Margaret Anderson Kelliher is about to attempt a rarely tried feat: serving as Speaker of the Minnesota House of Representatives during a contentious legislative session while at the same time running for governor in a competitive DFL field.
Former Speaker Dee Long predicts it’ll be “tough,” while political scientist David Schultz calls the managing of twin responsibilities “risky.” But Kelliher says she’s looking forward to playing those roles over the next few months.
“There are both positives and negatives to being in that position,” Long tells the Minnesota Independent. “She has more of a platform [as a candidate] than she would otherwise have, because she is the Speaker.”
On the other hand, says Long, the leadership job is “a lot of responsibility [and] a tough role.”
The main rub: “not having sufficient opportunity to contact delegates. … If you don’t call people and ask for their vote, that’s a major impact on a candidacy.”
But Kelliher says she can reach delegates on evenings and weekends, adding that the perception of a legislature that runs overtime every night is out of date, with only three late-night sessions last year.
More than that, Kelliher applies her aim to “stay focused on what’s best for Minnesota” to both her Speaker job and her gubernatorial candidacy. “Those things are linked,” she says.
Long says Kelliher, whom she supports for governor, is conscientious enough to handle both tasks. The two have numerous ties. Long was the first woman to serve as Speaker of the Minnesota House, in 1992-93; Kelliher is the second, serving since 2007. Kelliher succeeded Long in 1999 as representative of Minneapolis’ District 60A. Long had her own competing responsibilities in 1998, her last year in office, when as chair of the House tax committee she sought (unsuccessfully) the DFL endorsement for secretary of state.
Kelliher is betting it all on her bid to replace retiring Republican Tim Pawlenty in the governor’s mansion next year, pledging not to run for re-election to her House seat and to abide by the DFL endorsement.
“She has the most to win and the most to lose,” says Schultz, who teaches law and political science at Hamline University. Kelliher’s candidacy would be boosted by legislative success, but that’s no easy trick. Schultz sees success for Kelliher as getting a bonding bill that’s bigger than Gov. Pawlenty proposed and resolving the state budget deficit without cutting education or health care further – all in good time and without a bloody battle. Gridlock, much easier to come by, hurts her chances.
A problem, in Long’s view: The DFL endorsement will come early this year – at a state party convention pushed up to April 23-25 – before the constitutional deadline to end the legislative session on May 17.
Little progress or disappointing deals at a legislature that’s still in session at convention time could look bad to delegates and take a toll on Kelliher. One way around that would be to delay tough legislative decisions until after the convention – “a risky scenario,” says Schultz, “but then all scenarios are risky for her.” Indeed, he says, state GOP leaders could be the ones to profit from delay, following their national-party leaders’ example.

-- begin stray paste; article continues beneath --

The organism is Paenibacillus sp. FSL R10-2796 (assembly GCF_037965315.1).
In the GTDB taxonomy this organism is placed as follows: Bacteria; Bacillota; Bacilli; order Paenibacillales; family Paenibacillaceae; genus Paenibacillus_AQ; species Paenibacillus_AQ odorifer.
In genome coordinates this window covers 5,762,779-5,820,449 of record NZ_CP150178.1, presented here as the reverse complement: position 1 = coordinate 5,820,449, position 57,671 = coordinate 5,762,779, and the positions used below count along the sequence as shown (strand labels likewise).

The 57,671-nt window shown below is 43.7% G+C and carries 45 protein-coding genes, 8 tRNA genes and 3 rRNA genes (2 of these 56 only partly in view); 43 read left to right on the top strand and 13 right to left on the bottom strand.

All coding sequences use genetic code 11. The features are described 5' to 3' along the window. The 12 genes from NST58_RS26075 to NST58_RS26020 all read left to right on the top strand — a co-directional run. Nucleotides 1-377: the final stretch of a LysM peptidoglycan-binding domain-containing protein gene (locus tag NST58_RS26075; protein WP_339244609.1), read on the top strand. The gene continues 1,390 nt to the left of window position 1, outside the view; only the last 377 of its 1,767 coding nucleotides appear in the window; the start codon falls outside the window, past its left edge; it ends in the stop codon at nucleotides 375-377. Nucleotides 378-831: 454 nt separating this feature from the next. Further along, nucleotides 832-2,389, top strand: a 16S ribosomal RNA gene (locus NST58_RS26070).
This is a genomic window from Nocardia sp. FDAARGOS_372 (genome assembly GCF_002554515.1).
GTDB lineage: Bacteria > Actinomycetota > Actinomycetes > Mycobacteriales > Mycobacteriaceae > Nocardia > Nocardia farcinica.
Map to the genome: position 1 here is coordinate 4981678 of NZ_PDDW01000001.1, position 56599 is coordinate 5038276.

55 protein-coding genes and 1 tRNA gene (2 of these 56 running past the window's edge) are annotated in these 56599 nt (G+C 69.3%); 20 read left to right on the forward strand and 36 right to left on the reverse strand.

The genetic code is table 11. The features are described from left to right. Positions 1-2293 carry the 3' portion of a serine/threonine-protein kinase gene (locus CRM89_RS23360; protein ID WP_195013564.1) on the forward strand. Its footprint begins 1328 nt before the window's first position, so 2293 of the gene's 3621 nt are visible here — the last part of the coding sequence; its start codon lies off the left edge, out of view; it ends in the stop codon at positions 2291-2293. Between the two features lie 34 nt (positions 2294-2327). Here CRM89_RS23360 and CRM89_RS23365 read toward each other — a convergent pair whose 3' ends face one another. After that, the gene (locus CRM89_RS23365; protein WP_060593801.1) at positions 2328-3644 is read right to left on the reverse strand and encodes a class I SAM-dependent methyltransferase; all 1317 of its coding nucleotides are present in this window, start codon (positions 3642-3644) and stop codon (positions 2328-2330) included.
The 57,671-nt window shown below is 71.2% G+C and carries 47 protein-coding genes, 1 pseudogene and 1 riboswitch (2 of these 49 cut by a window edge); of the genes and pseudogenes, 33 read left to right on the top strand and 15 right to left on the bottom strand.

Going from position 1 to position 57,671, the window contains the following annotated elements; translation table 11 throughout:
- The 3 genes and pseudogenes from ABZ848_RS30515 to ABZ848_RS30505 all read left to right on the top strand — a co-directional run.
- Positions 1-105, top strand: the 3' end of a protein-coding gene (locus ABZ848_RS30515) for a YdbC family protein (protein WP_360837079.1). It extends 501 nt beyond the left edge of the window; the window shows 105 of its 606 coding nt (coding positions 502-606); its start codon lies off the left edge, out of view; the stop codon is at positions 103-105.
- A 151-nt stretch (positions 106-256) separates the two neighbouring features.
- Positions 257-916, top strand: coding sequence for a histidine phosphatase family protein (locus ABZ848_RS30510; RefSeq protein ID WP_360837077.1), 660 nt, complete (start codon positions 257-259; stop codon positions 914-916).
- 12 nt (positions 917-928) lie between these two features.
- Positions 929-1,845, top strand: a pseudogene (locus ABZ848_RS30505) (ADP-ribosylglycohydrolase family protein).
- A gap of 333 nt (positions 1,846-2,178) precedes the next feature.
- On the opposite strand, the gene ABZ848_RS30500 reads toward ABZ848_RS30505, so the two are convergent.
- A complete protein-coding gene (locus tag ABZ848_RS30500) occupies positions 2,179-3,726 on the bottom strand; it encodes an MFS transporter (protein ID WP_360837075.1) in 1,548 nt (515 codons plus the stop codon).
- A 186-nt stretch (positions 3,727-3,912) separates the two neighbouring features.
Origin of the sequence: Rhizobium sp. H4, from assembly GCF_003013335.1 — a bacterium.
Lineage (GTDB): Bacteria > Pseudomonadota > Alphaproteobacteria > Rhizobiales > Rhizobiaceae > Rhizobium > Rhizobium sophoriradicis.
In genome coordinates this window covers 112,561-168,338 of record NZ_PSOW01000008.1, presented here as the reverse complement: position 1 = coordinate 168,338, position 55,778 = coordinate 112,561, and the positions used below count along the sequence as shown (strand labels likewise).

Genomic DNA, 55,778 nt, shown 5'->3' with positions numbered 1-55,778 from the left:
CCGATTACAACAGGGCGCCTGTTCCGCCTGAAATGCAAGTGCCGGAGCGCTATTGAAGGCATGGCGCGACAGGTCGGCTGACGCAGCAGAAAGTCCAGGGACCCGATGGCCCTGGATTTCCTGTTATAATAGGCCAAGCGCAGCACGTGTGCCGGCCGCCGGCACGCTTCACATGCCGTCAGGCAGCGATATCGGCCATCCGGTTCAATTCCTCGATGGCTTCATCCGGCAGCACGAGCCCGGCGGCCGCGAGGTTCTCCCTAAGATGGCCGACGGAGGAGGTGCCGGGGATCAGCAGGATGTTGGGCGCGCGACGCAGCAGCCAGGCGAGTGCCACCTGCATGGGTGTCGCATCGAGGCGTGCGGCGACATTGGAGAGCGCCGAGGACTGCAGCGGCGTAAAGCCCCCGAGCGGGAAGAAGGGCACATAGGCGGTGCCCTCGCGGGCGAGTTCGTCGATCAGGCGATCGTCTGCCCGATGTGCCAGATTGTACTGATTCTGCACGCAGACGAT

Kelliher offered no guess as to whether the session might end earlier than May 17, but pointed out that DFLers intend to get the session off to an early start with action on jobs and the economy. The start of the session is another busy time: Precinct caucuses are set for Feb. 2, while the state legislature convenes Feb. 4. Kelliher says her campaign has been focused on preparing for the caucuses from the start and she expects to do well.
So she’ll be able to do an adequate job as both Speaker and gubernatorial candidate? Better than that – she says she plans on “excelling at both.”
Needs and ambitions
There are other candidates whose day jobs complicate life on the campaign trail – Kelliher names Minneapolis Mayor R.T. Rybak, a DFL rival, for one – but being House Speaker is a special, high-profile position, says Schultz, with the benefits and burdens of being seen as the leader of the legislature, a symbol of its successes or failures.
Speakers haven’t often run for governor, but other legislative leaders have (not including GOP state Rep. Marty Seifert, who stepped down as minority leader last year for his guv run). “It’s been done,” says Tim Penny, a 2002 Independence Party gubernatorial hopeful, recalling that two of his opponents, Pawlenty and DFLer Roger Moe, were at the time majority leaders in the state House and Senate, respectively.
But in Penny’s judgement, his opponents in that race let politics take precedence over governing. “They didn’t work with [IP Gov. Jesse] Ventura to solve the state’s budget problems, he says: “Minnesota’s needs were not met because their political ambitions overruled them.”
Kelliher is confident she can work with Pawlenty, saying they’ve always had a “fine working relationship [though they] differ drastically on the direction of the state.” Long concurs: “She isn’t necessarily out there swinging at him.”
Will Kelliher pull her punches on Pawlenty’s frequent out-of-state travel in the service of a prospective presidential bid, considering she’s running for higher office too? The state boundaries make all the difference, Kelliher says – Pawlenty’s national ambitions aren’t going to take him for a simple trip “down to a cafe in St. Peter,” as her gubernatorial ambitions might.
A speaker running for governor, says Schultz, could decide to shine as a leader in front of cameras at the expense of necessary backstage negotiating. But that seems likely hazard for her, as Schultz sees, than the simple problem of limited time on her part, with the result that “something gives way, even if inadvertent.”